Well I have one kid down sick and another I had to rush to the ER because he cut off the tip of his finger.  (Both kids will be fine).  But that, of course, means no weekend gaming report.

What I did though was give a little more thought on what my Middle Earth game might be like.

I know there are some perfectly good Lord of the Rings/Middle Earth games out there.  I played MERP in the past and I was one of the playtesters for the Cubicle 7 The One Ring game.  I will talk about those at a later date.  There are also some other games that others have let me know work well for Middle Earth.  I might touch on those too, no idea yet.  One, Rolemaster, intrigues me because it is not the sort of game I normally would do with RM.

No. Today I want to talk about something I have wanted to do forever.  D&D in Middle-Earth.  So per my normal weekend-game prep I set some books up on the old-treadmill and went for a run.

I think by now we all know that the effect of Tolkien on D&D has been purposefully diminished over the years.  The reasons are varied (and various) but largely seem due to avoid more legal issues.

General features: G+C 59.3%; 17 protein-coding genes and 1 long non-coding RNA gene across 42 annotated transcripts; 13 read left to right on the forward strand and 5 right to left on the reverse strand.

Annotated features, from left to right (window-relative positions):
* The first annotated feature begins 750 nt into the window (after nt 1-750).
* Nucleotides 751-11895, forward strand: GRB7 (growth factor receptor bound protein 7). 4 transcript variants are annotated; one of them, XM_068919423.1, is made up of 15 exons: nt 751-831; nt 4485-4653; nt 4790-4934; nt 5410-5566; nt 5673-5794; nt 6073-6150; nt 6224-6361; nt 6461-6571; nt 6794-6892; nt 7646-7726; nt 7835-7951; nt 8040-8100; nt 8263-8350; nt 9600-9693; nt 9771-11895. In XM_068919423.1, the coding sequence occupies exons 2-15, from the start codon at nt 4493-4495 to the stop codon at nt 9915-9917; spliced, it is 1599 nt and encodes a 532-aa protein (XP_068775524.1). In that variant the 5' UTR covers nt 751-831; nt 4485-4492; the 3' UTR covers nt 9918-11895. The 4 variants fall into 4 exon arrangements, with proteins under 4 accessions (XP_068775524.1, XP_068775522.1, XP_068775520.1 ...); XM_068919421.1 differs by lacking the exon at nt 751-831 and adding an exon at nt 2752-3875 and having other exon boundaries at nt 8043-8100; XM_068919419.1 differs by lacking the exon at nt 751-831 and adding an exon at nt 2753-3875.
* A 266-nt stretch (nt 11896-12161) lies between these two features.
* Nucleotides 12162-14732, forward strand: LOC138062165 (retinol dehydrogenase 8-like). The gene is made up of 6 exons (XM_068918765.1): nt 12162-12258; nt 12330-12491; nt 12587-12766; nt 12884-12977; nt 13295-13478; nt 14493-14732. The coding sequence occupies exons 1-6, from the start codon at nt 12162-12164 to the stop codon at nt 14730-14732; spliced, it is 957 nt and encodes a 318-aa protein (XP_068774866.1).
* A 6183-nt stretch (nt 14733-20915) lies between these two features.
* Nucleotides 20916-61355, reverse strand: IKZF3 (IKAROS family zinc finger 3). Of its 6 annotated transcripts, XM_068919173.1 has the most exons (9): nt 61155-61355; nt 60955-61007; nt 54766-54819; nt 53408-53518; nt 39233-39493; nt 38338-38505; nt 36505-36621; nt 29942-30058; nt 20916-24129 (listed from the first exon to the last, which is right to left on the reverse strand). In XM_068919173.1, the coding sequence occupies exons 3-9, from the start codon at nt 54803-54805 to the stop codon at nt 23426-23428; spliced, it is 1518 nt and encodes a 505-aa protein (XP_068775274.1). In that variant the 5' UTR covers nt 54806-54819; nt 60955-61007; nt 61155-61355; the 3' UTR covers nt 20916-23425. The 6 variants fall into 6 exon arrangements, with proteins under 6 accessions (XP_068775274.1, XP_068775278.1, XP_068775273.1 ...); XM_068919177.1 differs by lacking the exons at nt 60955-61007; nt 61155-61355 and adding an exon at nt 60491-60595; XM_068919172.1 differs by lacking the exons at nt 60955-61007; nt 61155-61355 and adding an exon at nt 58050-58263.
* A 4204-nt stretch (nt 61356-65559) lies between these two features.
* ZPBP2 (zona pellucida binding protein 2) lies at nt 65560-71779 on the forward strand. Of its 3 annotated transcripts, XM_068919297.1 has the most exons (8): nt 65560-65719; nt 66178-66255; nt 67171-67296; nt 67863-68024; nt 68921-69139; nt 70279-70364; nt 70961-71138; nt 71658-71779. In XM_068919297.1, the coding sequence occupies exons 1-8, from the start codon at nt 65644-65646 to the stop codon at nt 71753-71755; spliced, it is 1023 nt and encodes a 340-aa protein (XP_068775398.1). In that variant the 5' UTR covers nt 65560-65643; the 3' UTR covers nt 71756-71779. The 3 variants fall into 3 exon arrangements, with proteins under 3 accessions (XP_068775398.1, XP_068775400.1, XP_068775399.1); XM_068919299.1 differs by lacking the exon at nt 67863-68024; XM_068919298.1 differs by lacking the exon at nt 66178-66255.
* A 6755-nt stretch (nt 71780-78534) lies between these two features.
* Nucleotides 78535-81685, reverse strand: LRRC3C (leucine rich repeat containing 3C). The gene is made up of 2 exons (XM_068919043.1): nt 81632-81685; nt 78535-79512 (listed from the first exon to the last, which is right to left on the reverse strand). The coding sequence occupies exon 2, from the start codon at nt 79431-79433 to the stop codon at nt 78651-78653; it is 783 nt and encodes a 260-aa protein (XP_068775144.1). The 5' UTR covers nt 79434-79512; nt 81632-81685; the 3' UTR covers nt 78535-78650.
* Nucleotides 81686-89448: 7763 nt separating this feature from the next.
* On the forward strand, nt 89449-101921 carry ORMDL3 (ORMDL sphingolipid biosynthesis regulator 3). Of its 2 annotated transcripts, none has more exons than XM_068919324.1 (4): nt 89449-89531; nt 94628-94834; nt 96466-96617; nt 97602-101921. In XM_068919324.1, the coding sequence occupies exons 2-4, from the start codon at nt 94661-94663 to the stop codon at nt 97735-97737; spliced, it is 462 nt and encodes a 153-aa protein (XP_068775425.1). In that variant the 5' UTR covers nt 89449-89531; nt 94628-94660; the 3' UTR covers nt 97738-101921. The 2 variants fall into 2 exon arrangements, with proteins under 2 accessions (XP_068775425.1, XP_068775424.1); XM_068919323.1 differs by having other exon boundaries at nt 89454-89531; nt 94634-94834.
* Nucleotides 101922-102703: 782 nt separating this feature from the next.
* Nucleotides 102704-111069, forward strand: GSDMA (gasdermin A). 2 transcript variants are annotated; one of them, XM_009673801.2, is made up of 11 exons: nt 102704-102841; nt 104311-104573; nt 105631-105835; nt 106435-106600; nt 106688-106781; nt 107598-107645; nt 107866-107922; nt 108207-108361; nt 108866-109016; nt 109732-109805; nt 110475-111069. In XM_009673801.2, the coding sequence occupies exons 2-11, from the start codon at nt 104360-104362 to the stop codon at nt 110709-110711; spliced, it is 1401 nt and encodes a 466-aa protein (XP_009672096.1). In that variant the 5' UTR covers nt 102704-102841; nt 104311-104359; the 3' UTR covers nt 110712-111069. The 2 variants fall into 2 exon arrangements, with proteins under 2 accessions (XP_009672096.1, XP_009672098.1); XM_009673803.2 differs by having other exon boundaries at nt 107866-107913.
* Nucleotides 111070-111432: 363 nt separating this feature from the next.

The evidence is there that Tolkien did have an influence on D&D.  Here is my copy of Chainmail with the Fantasy Supplement.


Moving in on this.


So here we have "Hobbits", "Balrogs" "Ents" and even "Nazgul" among the standard "Elves" and "Dwarves".   These were scrubbed from later editions.

Regardless of all of that, it brings up my first candidate.  Original D&D.



OD&D has a LOT going for it.  The rules are really stripped down, the class selection is few and the overall power level is what I feel represents the average to high-level adventurers in Middle Earth. Despite wizards, dragons, and rings, Middle Earth is a low magic setting.  Even great swords like those forged by the elven smiths in Gondolin are at best what, +3?  Nothing like a vorpal sword, or even a sword of sharpness.  OD&D does this really well.

The biggest issue I have with OD&D is that I already had a grand experiment with it.  Back in 1988 I spent a summer playing in an OD&D campaign with rather mundane characters; 3d6 in order, no substitutions unless an ability was lower than 7.  Now don't get me wrong, I enjoyed the hell out of that game.  But I am not sure if I want to do that again or not.

Naturally, I thought, maybe Basic D&D is the way to go.


I am planning on limiting my Middle Earth game to just 10th level.  If I throw in the Expert set I might go to 12.   Here again, there are a ton of compelling reasons, for me, to use this.